I have had the luck to visit family in Washington state and go crabbing with them. I saw some strange things get brought into the trap that I had not dealt with before that. But since they show me such a good time I decided to cook the crabs for them. Where I am from we catch crabs by the bushel in Seattle they were only allowed six of the legal size for each fisher which netted us about 24, not to mention all the star fish, octupuss, and spider crabs we had to throw back. After steaming them and seeing the meatiness of these crabs I could see why! Even with eight of us we could not finish them all. So I cleaned the left overs and used them the next day to stuff and grill some salmon fish. My family said they had not had that much fun cooking and spending time like that in awhile. Family cooked food and fun conversation is always a great way to get the family together. Good tip on the cold, we just use ice in the cooler with the drain open slows them down but doesn't drown them.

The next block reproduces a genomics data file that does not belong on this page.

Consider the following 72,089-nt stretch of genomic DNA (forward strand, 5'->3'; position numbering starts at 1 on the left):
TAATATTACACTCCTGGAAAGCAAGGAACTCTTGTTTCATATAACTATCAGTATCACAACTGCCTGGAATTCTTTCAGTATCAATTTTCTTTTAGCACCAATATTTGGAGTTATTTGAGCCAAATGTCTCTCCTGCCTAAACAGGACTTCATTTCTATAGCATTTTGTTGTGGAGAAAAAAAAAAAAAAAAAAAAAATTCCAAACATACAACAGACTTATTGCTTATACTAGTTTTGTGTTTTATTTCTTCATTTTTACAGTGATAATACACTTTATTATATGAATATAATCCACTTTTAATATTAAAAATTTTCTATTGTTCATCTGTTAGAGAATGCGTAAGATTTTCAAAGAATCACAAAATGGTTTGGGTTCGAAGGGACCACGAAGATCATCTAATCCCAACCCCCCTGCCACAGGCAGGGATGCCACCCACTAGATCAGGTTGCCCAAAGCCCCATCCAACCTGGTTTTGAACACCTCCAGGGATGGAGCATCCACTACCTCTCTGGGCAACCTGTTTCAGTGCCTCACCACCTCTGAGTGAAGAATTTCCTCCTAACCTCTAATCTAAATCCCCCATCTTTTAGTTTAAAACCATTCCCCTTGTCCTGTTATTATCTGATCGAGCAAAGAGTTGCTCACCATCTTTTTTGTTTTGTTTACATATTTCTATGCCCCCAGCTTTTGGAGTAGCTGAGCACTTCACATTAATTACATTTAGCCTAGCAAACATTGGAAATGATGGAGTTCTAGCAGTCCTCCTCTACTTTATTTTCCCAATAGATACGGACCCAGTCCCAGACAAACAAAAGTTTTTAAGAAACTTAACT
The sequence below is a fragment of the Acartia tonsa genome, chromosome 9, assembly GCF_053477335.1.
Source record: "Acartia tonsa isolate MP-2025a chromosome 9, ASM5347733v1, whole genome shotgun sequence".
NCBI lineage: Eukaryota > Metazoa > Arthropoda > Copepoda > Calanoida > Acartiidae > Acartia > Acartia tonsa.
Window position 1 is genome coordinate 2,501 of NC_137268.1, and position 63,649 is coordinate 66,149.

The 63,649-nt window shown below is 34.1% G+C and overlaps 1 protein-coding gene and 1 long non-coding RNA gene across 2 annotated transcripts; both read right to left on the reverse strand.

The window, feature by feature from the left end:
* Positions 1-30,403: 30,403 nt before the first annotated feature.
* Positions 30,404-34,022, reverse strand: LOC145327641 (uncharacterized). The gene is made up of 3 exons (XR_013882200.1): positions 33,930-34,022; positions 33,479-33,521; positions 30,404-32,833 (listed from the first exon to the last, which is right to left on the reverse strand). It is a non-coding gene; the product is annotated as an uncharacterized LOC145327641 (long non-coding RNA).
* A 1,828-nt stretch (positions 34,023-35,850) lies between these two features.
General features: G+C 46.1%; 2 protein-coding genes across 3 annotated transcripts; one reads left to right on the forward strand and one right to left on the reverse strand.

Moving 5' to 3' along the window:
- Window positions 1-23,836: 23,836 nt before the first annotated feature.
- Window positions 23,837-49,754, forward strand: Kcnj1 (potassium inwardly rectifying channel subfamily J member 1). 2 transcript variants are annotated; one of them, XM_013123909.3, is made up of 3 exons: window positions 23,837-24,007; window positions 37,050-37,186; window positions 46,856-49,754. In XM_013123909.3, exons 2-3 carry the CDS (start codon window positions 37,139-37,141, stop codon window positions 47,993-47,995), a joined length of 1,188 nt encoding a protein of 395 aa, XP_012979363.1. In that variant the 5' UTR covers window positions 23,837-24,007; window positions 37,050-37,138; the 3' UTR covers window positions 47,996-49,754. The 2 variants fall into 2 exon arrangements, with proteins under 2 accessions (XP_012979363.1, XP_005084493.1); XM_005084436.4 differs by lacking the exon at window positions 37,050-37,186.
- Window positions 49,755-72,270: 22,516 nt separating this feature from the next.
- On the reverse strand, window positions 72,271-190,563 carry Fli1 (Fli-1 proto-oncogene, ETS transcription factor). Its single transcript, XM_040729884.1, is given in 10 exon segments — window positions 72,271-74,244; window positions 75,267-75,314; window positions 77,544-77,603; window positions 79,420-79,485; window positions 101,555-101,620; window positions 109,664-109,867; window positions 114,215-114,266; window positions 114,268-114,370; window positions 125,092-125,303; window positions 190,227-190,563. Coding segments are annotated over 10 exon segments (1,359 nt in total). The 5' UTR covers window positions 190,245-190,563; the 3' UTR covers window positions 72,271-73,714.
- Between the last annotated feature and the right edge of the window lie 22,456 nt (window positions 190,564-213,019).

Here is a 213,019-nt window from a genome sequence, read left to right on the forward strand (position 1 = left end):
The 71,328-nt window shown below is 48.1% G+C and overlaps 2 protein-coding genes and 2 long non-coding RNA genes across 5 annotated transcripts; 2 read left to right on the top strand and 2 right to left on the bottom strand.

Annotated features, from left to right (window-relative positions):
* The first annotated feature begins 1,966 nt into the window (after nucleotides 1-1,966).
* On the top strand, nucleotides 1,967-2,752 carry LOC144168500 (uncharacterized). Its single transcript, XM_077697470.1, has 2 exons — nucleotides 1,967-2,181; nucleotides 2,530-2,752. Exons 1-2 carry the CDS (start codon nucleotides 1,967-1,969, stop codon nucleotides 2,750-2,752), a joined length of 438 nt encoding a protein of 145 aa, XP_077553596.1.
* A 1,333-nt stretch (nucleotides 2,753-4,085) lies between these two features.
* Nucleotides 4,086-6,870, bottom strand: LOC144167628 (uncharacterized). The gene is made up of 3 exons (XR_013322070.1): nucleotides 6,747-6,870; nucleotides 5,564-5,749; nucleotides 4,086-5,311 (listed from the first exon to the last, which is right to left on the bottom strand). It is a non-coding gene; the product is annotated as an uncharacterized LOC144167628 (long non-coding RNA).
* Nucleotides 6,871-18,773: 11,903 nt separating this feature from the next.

Shizzpickle247 months ago
Just remember in most places (BC for one) it is illegal to split the crab at the beach/boat unless you are cooking and eating them on site. Once they are split they can no longer be checked to determine if they are of legal size and can not be transported in this manner. (unless you want to risk a several hundred dollar fine and having your equipment siezed!).
Having said that I am enjoying fresh crab tonight! (and a half crab is never enough!)
seasaltstory10 months ago